History and Tradition

Flavours of the Val di Chiana

We are in Val di Chiana, in the province of Siena, but Umbria is just a stone’s throw away. The local traditions are of direct peasant descent and when it comes to food, they maintain that strong link with the land that characterises the knowledge and flavours of this area. Whether it’s meat (Chianina, the world’s largest bovine, was selected here for the first time), cheese, charcuterie made from the Cinta pig, olive oil or wine, everything you taste in the Sienese Val di Chiana is characterised by simplicity, with very few modern concessions or reinterpretations. And despite the fact that we are really a long way from the sea, we have a lake with very clean waters thanks to which you can enjoy the most excellent fish, in dishes which are sometimes quite unknown elsewhere. Here are three suggestions, chosen from the many available, and they may just tempt you to make a detour to one of the restaurants that overlook the shores of the lake:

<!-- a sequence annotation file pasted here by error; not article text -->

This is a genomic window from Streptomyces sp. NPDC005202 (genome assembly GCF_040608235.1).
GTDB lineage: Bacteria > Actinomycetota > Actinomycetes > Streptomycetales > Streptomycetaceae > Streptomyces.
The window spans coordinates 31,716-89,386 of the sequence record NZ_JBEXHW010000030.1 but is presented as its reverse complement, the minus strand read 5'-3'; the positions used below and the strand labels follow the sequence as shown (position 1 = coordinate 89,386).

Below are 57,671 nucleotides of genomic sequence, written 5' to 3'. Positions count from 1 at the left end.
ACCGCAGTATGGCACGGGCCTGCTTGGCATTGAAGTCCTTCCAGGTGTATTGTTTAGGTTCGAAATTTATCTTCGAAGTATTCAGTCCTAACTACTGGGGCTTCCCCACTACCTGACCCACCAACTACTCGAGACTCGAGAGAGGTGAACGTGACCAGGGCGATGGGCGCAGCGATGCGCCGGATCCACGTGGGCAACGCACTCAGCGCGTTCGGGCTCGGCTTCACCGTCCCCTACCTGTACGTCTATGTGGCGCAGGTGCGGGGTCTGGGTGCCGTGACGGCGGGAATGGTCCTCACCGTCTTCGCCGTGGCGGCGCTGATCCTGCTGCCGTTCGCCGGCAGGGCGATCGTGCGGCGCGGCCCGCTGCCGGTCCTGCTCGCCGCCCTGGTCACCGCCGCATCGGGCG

A bonfire made with reeds would be ideal for cooking this dish, which is as simple as it is tasty. Place a grill over the embers and then lay a good, clean perch on top, cooking it until gently charred. Then all you need is a drizzle of extra virgin olive oil, salt, pepper, garlic, sage and rosemary. And to wash it down? A glass or two of delicious local white wine: Bianco Vergine della Valdichiana.


This is a popular dish, made since time immemorial in the area around the lake. You could call it the lakeside version of “Cacciucco”. An extremely tasty dish made using pike, tench, carp and – an absolute must – eel; expertly seasoned with onion, garlic, a dash of red wine, tomato and basil, chilli and Tuscan bread, olive oil and salt. And of course, the whole experience wouldn’t be complete if you didn’t mop it up with some delicious Tuscan bread.

Pici with carp or lake fish roe

Pici is the most famous and widespread type of fresh pasta all over the province and beyond. It is a simple hand-rolled thick spaghetti (and here lies the challenge), made with just water and flour. They can be served with meaty game sauces, with duck sauce (known locally as “nana” sauce, “nana” meaning duck in local dialect), with tomato and garlic sauce (made with a giant variety of garlic, characteristic to Val di Chiana), with a crumble condiment or an infinity of other seasonings. Given the location, we really must recommend the version with carp eggs, which have a very special, delicate flavour.